Session Type: Poster Session B
Session Time: 9:00AM-11:00AM
Background/Purpose: Knowledge gaps exist regarding time-trends for the main causes (Cardiac/renal disease vs. infections) hospitalizations in gout. Therefore, we examined whether specific causes (cardiovascular, renal, musculoskeletal, pulmonary, infection) of non-gout hospitalizations and mortality, have changed over time in people with gout.
Methods: We used the U.S. National Inpatient Sample (NIS) data from 1998 to 2014, the last calendar year with International Classification of Diseases, ninth revision, clinical modification (ICD-9-CM) in the U.S. NIS represents a 20% stratified sample of discharges for the U.S., a part of the Agency for Healthcare Research and Quality’s (AHRQ) healthcare cost and utilization project (HCUP).
Our study cohort included people hospitalized with a secondary diagnosis of gout based on an ICD-9-CM code, 274.xx, a valid approach with high sensitivity (90%), specificity (100%) and positive predictive value (80%). We assessed whether the rank (and % hospitalizations) of specific diseases in the top 25 Clinical Classifications Software (CCS; and top 5) categories associated with hospitalizations in gout changed between the first (1998-99) and the last study periods (2013-14). CCS is a tool for clustering patient diagnoses and procedures (primary or secondary) into manageable clinically meaningful categories . We chose 2014 as the last study year, due to switching from ICD-9-CM to ICD-10-CM in 2015.
Results: Non-gout Hospitalizations in people with gout: There were 501,847 non-gout hospitalizations in 1998-99 and 1,665,355 in 2013-14. The top four CCS categories did not change rank from 1998-99 to 2013-14, but both top 2-ranked categories, circulatory system and heart diseases, decreased by 9-10%. Infection categories increased from three in the top 25 CCS categories in 1998-99 (rank # 11, 15 and 20) to five in 2013-14 (rank #10, 11, 12, 18 and 21; Figure 1A), and included pneumonia, respiratory infections, infections/parasitic diseases and sepsis. Musculoskeletal diseases were rank #5 for hospitalization in 2013-14 and osteoarthritis was also newly added to the top 25 ranks for non-gout hospitalizations.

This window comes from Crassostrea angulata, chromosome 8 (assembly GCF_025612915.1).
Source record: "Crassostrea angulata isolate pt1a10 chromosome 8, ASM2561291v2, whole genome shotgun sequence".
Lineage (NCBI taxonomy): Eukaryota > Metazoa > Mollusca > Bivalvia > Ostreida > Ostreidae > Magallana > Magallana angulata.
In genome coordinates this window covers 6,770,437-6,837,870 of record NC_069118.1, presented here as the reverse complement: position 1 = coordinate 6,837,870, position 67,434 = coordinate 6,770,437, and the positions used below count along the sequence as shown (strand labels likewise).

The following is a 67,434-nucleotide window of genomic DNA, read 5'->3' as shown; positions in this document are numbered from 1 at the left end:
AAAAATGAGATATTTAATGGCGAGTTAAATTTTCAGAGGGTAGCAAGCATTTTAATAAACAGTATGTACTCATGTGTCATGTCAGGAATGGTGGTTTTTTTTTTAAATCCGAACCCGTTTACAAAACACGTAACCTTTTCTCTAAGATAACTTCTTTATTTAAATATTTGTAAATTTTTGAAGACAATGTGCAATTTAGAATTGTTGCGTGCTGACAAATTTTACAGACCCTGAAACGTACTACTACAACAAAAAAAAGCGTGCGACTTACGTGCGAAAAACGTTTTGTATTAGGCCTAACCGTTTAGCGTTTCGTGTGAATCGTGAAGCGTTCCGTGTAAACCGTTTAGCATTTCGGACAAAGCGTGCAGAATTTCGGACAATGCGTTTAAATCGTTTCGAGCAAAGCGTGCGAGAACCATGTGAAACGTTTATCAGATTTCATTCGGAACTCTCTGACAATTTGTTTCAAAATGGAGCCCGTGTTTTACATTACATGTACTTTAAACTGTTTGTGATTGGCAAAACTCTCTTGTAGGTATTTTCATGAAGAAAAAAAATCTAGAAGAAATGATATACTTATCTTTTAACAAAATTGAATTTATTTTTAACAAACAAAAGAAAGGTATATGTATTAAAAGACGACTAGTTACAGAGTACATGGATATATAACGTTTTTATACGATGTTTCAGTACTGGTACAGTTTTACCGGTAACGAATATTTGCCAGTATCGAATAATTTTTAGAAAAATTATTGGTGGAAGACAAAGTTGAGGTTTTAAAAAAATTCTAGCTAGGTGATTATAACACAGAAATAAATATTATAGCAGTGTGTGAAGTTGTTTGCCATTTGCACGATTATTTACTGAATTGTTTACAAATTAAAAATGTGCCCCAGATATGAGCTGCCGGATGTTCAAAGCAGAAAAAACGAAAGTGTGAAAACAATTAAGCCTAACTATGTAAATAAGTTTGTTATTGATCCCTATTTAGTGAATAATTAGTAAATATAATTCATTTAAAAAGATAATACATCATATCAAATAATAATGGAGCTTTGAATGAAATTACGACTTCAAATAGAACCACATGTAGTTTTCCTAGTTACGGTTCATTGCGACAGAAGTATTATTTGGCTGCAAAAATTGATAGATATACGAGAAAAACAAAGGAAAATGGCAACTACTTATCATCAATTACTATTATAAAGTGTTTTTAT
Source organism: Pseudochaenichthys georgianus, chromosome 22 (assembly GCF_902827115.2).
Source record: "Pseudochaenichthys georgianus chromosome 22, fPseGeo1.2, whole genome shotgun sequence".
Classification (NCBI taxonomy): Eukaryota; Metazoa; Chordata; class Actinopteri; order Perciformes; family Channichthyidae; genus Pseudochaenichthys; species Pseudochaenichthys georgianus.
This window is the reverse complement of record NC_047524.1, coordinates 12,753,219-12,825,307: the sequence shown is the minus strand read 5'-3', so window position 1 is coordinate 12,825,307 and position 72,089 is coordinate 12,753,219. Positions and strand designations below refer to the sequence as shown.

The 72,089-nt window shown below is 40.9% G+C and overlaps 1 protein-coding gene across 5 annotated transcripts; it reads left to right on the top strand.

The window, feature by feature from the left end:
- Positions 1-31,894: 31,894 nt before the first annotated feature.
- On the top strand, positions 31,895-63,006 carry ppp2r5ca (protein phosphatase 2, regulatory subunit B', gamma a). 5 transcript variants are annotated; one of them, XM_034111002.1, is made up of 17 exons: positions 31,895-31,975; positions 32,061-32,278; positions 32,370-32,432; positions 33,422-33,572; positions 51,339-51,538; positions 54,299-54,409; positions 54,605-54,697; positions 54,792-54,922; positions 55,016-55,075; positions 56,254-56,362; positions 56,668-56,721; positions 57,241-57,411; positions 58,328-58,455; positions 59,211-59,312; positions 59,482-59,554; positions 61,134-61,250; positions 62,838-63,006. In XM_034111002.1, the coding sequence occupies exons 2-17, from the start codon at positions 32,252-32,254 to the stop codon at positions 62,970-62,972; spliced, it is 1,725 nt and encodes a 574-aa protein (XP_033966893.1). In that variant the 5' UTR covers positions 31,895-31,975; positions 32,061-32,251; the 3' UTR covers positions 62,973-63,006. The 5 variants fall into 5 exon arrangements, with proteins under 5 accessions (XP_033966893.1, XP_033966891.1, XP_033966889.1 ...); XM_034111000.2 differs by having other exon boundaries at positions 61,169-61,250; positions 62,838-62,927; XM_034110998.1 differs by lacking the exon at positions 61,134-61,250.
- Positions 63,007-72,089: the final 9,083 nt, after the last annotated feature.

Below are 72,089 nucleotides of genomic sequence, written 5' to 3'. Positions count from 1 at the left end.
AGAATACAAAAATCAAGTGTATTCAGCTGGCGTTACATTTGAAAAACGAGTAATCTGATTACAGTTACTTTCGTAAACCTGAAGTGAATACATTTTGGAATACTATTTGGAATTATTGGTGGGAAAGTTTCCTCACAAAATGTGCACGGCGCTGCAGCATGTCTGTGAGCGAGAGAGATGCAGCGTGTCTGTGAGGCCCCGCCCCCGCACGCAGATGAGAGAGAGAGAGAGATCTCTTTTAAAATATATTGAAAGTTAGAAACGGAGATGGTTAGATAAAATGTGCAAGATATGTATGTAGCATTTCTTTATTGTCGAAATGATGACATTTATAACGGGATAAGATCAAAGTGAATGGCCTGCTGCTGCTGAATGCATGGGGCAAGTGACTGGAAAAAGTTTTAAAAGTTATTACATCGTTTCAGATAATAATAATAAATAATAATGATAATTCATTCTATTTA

In-hospital mortality: Circulatory system disease was rank #1 in both in 1998-99 and 2013-14, but the attributed proportion decreased from 40% to 29%. Two infection categories were in the top ten in 1998-99 (respiratory infection, rank #7; pneumonia, rank #8) versus four infection categories in the top five CCS categories in 2013-14 (rank #2, #3, #4 and #5; Figure 1B). Most cardiac diseases and neoplasms were less frequent, while infection, respiratory failure, renal disease were more frequent in 2013-14 (Figure 1B).
Non-gout hospitalizations in people with gout increased over 2-decades. In-hospital mortality in patients with gout showed a replacement of cardiac/respiratory causes in ranks #2-5 in 1998-99 by infectious disease/sepsis in 2013-14. Cardiovascular diseases were the main reasons for non-gout hospitalizations in people with gout in both periods; but more importantly, their relative contribution decreased over 2-decades, while relative contributions of infectious and musculoskeletal diseases (including osteoarthritis) increased.
Figure 1. Top 25 healthcare cost and utilization project (HCUP) Clinical Classifications Software (CCS) category ranks based on diagnosis or procedures for hospitalizations (1A) and in-hospital death (1B) in people with gout comparing the first study (1998-1999) to the last study period (2013-2014) Figure 1 legend. Solid red arrows show the categories whose rank increased from 1998-1999 to 2013-2014, dashed green arrows whose rank decreased and solid black arrows with the same rank. Each CCS category label and category are shown in the first column. Square brackets refer to single-level CCS categories and regular brackets refer to multi-level CCS categories.
To cite this abstract in AMA style:Singh J, Cleveland J. The Changing Epidemiology of Inpatient Gout and Associated Mortality: A 17-year National Study [abstract]. Arthritis Rheumatol. 2020; 72 (suppl 10). https://acrabstracts.org/abstract/the-changing-epidemiology-of-inpatient-gout-and-associated-mortality-a-17-year-national-study/. Accessed November 25, 2020.
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ACR Meeting Abstracts - https://acrabstracts.org/abstract/the-changing-epidemiology-of-inpatient-gout-and-associated-mortality-a-17-year-national-study/